Côtes du Rhône Villages Rouge 2011 - LaurusThe fresh-berry aromas coming from the bottle when I first popped the cork told me I had an old-fashioned Cotes du Rhone, a type of wine that I love. Within a short time, though, I discovered that this Laurus CDR Villages from Gabriel Meffre is not as traditional as I had hoped. As the label indicated it was aged for nine months in a "specially designed 275 liter Laurus barrique." And the alcohol level is 15%--appropriate for an internationally styled wine.

That said, I did enjoy the wine. It is now nearly nine years of age (the label suggests four to five years potential aging), and the tannins are soft and friendly. Dark color, black fruit aromas and a concentrated mouth feel. The finish is long and reasonably complex. This wine clearly is made from high-quality Southern Rhone fruit, and I like it. But, knowing the modern approach, I will not be buying again.

Sunday, January 12, 2020

Tempest Bay Carneros Chardonnay, 2018

Tempest Bay Carneros Chardonnay 2018Carneros Chardonnay wines are rarely cheap. Bordering on San Pablo Bay just north of San Francisco, Carneros gets cool ocean breezes and morning fog that makes it a good place for growing Chardonnay (and Pinot Noir) grapes.. That's why I was intrigued when I saw this wine selling for $7.99 at Trader Joe's.

Research by Domaine Dave at found that the Tempest Bay label is not owned by Trader Joe's but rather by a highly respected Sonoma winery that apparently is reluctant to cheapen its image by selling its wine for under $10. That could be because the winery has a surplus of wine that might otherwise command a higher price. Or it could be that the winery contracted with Trader Joe's to make a less expensive version. Domaine Dave concludes that "you can't infer too much other than they do know how to make high quality wine."

I don't have much experience with tasting Carneros Chardonnay, but I can say that I find this bottle attractive. Oak barrels are expensive; most Chardonnays selling for less than $10 a bottle substitute oak chips, which impart what I consider cheap aromas and flavors, not at all attractive. A better alternative is to produce an unoaked wine or one using mostly seasoned barrels. That's what I find in this wine. Yes, there are some vanilla scents but mostly I find green apples, pears, honeydew melon and spicy minerals. There is substantially more acidity than you get in most $10 Chardonnays, and that is what I like. I will go back for more.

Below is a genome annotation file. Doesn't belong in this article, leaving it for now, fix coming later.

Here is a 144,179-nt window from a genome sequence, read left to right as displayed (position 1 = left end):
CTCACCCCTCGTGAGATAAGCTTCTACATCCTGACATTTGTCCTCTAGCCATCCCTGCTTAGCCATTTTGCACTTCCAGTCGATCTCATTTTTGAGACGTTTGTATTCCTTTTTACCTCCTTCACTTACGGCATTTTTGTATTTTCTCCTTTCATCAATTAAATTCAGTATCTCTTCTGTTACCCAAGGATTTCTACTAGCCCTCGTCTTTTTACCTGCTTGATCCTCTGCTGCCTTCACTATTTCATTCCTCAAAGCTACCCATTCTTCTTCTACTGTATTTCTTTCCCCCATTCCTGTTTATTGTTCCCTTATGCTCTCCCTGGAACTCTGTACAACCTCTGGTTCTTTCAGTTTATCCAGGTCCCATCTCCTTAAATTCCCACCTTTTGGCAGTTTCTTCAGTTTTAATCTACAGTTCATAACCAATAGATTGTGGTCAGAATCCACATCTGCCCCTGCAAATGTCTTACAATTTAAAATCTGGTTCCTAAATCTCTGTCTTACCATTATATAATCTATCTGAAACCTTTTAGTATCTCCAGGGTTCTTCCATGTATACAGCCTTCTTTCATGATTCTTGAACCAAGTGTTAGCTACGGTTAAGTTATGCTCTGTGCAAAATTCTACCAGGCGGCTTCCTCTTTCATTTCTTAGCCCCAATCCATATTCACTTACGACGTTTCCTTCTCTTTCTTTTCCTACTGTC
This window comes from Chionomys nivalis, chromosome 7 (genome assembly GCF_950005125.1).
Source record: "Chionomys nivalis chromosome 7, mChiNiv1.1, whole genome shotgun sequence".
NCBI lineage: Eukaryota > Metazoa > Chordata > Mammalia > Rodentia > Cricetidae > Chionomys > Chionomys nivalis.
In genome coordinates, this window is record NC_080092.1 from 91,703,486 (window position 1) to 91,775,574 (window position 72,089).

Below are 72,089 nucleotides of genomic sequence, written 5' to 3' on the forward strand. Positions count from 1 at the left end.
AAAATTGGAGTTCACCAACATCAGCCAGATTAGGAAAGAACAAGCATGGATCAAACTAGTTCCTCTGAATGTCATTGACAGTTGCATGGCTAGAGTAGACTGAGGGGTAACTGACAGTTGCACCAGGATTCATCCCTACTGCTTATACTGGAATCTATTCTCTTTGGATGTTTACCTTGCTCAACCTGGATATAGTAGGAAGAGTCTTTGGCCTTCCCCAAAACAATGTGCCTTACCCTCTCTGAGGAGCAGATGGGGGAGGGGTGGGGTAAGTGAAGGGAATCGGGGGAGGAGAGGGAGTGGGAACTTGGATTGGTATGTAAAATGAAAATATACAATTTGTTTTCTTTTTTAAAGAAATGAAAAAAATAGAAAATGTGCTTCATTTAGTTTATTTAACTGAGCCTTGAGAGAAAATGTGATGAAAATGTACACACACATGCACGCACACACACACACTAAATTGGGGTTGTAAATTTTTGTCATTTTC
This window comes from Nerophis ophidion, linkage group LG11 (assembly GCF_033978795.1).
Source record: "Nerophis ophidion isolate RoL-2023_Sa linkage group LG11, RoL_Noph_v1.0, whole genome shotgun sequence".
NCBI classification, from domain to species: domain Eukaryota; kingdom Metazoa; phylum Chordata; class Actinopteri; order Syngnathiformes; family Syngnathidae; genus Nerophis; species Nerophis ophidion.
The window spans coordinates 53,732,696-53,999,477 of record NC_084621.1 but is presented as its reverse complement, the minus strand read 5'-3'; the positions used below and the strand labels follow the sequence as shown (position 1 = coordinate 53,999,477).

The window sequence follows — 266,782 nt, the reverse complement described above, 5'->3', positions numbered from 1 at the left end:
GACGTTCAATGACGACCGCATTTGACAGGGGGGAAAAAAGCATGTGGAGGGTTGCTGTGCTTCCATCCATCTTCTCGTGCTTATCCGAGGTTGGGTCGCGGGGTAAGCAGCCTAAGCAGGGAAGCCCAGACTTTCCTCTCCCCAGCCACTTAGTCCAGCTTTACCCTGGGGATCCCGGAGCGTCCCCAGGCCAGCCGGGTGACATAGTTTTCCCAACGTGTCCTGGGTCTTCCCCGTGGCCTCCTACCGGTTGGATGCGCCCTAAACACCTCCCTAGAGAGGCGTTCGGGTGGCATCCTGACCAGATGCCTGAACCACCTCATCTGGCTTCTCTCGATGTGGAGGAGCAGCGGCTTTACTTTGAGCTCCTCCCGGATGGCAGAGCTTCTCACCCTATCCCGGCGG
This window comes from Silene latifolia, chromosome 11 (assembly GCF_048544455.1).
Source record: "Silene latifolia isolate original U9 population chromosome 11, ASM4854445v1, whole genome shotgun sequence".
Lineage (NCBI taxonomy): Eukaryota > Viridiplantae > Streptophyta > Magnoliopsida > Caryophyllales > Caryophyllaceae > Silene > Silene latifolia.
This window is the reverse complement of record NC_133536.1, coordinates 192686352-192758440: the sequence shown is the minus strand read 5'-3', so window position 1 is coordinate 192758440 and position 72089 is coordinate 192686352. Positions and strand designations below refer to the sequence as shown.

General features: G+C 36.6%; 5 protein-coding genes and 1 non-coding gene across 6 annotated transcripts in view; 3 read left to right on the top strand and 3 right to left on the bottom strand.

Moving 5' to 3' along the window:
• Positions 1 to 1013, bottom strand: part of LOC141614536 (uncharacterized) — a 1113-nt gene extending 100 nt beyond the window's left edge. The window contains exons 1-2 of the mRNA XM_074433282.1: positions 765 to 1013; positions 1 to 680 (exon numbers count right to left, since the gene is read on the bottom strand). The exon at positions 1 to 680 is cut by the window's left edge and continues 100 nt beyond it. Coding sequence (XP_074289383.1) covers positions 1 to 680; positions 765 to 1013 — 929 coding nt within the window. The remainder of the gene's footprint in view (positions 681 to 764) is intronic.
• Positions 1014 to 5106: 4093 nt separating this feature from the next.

Thursday, January 9, 2020

Baxter Toulouse Vineyard Anderson Valley Pinot Noir, 2004

Baxter WineryThe southwest-facing Toulouse Vineyard has special qualities. According to Baxter's label, "the vines lie below the coastal fog until near midday when they emerge into the afternoon warmth, which allows the grapes to ripen slowly, producing wines of incredible depth and complexity." The father/son winemaking team at Baxter has done an excellent job of turning these special grapes into a special wine. No new oak was used, and, even at 15 plus years of age, the fruit is still powerful and intense.

Deep ruby. Smells like a bowl of red berries, just washed in cold water and waiting to be devoured. Ripe fruit balanced by acidity that brings me back for sniff after sniff and sip after sip. Cloves, mint and the gorgeous fruit purity of Anderson Valley Pinot.

Saturday, January 4, 2020

The Vinum Langhe Rosso, 2010

This wine is only 50% Nebbiolo (along with 50% Barbera) but it has the qualities I love in Nebbiolo plus plus And when I tasted it side by side with the Barbaresco and Barolo wines I had on December 31, it certainly did not come across as a poor cousin. It may be the best $10 wine I have tasted.

The color is a deep, bright ruby, probably thanks to the Barbera content. But the aromas fit the tar and roses profile of a fine Barolo. Rich and deep. Cherries are ripe but with good acidity. This wine, too, dances on the tongue and then glides into a long after taste.

This is not my first taste of this gem of a wine, and, fortunately, it will not be my last.